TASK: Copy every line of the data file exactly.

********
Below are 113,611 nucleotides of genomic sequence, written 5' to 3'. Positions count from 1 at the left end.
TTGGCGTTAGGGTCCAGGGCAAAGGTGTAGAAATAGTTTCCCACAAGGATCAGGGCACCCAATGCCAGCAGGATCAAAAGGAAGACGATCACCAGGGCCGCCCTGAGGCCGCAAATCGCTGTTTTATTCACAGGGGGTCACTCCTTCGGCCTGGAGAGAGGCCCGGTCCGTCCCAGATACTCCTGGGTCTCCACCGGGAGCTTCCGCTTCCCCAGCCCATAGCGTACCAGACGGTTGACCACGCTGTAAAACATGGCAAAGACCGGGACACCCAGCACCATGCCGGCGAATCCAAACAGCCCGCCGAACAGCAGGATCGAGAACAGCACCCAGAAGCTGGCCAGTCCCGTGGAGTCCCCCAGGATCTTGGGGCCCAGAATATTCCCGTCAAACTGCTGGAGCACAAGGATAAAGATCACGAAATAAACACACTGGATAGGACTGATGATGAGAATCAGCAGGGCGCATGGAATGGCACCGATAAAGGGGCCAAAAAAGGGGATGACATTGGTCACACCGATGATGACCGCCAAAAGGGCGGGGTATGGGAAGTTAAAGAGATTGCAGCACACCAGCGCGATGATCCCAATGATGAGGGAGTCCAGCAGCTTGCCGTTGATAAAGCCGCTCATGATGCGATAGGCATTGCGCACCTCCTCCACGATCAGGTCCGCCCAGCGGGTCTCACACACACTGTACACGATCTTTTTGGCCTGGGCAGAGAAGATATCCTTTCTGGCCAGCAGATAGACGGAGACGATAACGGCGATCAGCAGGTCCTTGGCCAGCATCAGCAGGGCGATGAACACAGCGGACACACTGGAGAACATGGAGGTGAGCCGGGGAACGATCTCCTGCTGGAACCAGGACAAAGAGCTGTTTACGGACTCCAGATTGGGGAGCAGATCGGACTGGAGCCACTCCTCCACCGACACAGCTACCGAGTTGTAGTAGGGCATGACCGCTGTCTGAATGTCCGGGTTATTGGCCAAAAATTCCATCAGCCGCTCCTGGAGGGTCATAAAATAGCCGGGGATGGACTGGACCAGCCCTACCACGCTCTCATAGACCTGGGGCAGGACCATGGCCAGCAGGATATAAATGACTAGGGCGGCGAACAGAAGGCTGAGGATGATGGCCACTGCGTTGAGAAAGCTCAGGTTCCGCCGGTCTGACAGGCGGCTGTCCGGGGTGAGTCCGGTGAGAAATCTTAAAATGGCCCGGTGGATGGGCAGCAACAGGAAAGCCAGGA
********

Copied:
Below are 113,611 nucleotides of genomic sequence, written 5' to 3'. Positions count from 1 at the left end.
TTGGCGTTAGGGTCCAGGGCAAAGGTGTAGAAATAGTTTCCCACAAGGATCAGGGCACCCAATGCCAGCAGGATCAAAAGGAAGACGATCACCAGGGCCGCCCTGAGGCCGCAAATCGCTGTTTTATTCACAGGGGGTCACTCCTTCGGCCTGGAGAGAGGCCCGGTCCGTCCCAGATACTCCTGGGTCTCCACCGGGAGCTTCCGCTTCCCCAGCCCATAGCGTACCAGACGGTTGACCACGCTGTAAAACATGGCAAAGACCGGGACACCCAGCACCATGCCGGCGAATCCAAACAGCCCGCCGAACAGCAGGATCGAGAACAGCACCCAGAAGCTGGCCAGTCCCGTGGAGTCCCCCAGGATCTTGGGGCCCAGAATATTCCCGTCAAACTGCTGGAGCACAAGGATAAAGATCACGAAATAAACACACTGGATAGGACTGATGATGAGAATCAGCAGGGCGCATGGAATGGCACCGATAAAGGGGCCAAAAAAGGGGATGACATTGGTCACACCGATGATGACCGCCAAAAGGGCGGGGTATGGGAAGTTAAAGAGATTGCAGCACACCAGCGCGATGATCCCAATGATGAGGGAGTCCAGCAGCTTGCCGTTGATAAAGCCGCTCATGATGCGATAGGCATTGCGCACCTCCTCCACGATCAGGTCCGCCCAGCGGGTCTCACACACACTGTACACGATCTTTTTGGCCTGGGCAGAGAAGATATCCTTTCTGGCCAGCAGATAGACGGAGACGATAACGGCGATCAGCAGGTCCTTGGCCAGCATCAGCAGGGCGATGAACACAGCGGACACACTGGAGAACATGGAGGTGAGCCGGGGAACGATCTCCTGCTGGAACCAGGACAAAGAGCTGTTTACGGACTCCAGATTGGGGAGCAGATCGGACTGGAGCCACTCCTCCACCGACACAGCTACCGAGTTGTAGTAGGGCATGACCGCTGTCTGAATGTCCGGGTTATTGGCCAAAAATTCCATCAGCCGCTCCTGGAGGGTCATAAAATAGCCGGGGATGGACTGGACCAGCCCTACCACGCTCTCATAGACCTGGGGCAGGACCATGGCCAGCAGGATATAAATGACTAGGGCGGCGAACAGAAGGCTGAGGATGATGGCCACTGCGTTGAGAAAGCTCAGGTTCCGCCGGTCTGACAGGCGGCTGTCCGGGGTGAGTCCGGTGAGAAATCTTAAAATGGCCCGGTGGATGGGCAGCAACAGGAAAGCCAGGA